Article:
“Buy fisherman roses,” Pscheidt said. “The types that you can plant and then go fishing. Breeders are always coming up with new plants that resist pests. Local retail nurseries will generally have a good list for you.”

But just because a rose is an older variety doesn’t mean they don’t fight off disease. OSU Extension’s Pacific Northwest Plant Disease Control Handbook offers a list of classics that fight the good fight against black spot, rust and powdery mildew. Longtime favorite hybrid teas ‘Just Joey,’ ‘Chicago Peace’ and ‘Mr. Lincoln’ are on the roster. ‘Gold Medal’ and ‘Queen Elizabeth’ grandifloras made the cut, as did the well-known floribunda roses ‘Playboy,’ ‘Sexy Rexy’ and ‘Iceberg.’

In addition to careful selection, prevention is the next best strategy and Pscheidt has some recommendations:

  • Don’t crowd plants. Space adequately so sun will penetrate and air will circulate to dry foliage quickly after rain or watering.
  • When pruning roses in late winter, clean up foliage thoroughly with a rake or leaf blower and remove diseased stems.
  • Use soaker hoses to water when possible. If using an overhead sprinkler, irrigate so that foliage has time to dry out before evening.
  • If desired, spray early with an organic or chemical fungicide or pesticide. Always follow label instructions.

For more information, refer to the OSU Extension publication Controlling Diseases and Aphids on Your Roses or get help from a Master Gardener in your area.


See OSU Extension Gardening Information for articles and tips, a seasonal calendar, links to garden-related publications, and news about Extension’s Master Gardener program.

Thanks -- I did see that article -- in the Oregonian maybe? Very helpful. I was in England several years ago at the Royal Botanic Gardens and they had installed a gigantic fairly new rose bed. The information said they had dug up the old rose bed and "sterilized the soil" then replanted a year later. I haven't been able to find any information on how they sterilized the soil (clear plastic maybe?). I think I emailed them but didn't get a reply. I wouldn't want to use clear plastic for fear of killing all the good organisms in the soil.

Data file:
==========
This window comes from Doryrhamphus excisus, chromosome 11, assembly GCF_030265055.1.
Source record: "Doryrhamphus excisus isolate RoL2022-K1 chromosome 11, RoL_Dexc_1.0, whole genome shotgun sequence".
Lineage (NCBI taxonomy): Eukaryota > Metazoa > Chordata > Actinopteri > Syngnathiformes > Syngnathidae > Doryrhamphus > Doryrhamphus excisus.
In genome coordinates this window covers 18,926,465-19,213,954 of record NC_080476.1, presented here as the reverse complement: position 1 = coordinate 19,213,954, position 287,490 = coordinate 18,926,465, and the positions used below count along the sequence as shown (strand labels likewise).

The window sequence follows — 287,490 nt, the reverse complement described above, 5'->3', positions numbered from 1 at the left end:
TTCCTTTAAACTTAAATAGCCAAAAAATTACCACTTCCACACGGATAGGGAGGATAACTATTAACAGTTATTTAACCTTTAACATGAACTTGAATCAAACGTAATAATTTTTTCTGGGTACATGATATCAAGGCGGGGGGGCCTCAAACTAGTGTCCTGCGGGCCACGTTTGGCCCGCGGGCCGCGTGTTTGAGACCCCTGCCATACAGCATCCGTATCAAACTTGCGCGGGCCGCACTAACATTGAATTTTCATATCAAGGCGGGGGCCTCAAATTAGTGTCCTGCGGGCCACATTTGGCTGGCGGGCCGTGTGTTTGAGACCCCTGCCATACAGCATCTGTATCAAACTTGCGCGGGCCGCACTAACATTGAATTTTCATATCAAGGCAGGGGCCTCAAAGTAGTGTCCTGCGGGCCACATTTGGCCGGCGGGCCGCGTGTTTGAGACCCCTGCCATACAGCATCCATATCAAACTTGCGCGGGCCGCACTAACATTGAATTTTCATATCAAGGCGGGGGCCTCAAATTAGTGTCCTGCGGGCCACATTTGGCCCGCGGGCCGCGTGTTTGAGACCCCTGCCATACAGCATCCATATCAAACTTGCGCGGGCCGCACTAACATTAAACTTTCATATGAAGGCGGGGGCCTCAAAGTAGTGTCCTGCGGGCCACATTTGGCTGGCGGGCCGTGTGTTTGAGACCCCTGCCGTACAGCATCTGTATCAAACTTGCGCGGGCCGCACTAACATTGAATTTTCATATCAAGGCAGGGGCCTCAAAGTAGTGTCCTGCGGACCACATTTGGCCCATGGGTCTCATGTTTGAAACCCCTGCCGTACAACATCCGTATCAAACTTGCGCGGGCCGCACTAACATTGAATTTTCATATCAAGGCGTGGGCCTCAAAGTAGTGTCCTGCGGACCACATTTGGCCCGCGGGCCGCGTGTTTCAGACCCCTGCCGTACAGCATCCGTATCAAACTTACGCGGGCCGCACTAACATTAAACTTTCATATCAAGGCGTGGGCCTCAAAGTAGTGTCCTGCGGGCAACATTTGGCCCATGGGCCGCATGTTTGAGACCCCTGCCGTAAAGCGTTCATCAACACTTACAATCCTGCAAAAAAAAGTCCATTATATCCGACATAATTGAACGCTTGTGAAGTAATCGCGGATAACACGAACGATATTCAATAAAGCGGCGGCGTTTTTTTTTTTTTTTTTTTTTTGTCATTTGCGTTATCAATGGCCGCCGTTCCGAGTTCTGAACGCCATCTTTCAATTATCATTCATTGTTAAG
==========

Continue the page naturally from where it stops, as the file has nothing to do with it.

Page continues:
In reading your response, it sounds like a lot of work to eliminate your rose issues. It's not that you can't do so, but depending on such factors as your neighbors gardening practices and the number of roses in your vicinity, the "Sterilization" method might be more trouble than it is worth, especially if digging up of soil is involved. Now, if you were to grow seeds or start cuttings, then your efforts to provide a sterile environment might be helpful, to prevent soil pathogens to stop issues like damping off of new plants shoots. Also, how big an area are you considering?

University of California provides a good guide for using solarization to assist you in such a pursuit if you are to use clear plastic, which would also be effective in weed control. the biggest issue will probably be how big an area you decide to cover, the length of time the plastic would need to be in place to be effective, as well as the cooler temps on the coast which would make this a challenge to accomplish. The link at will give you more information on this process; copy that in your browser to get to the UC site.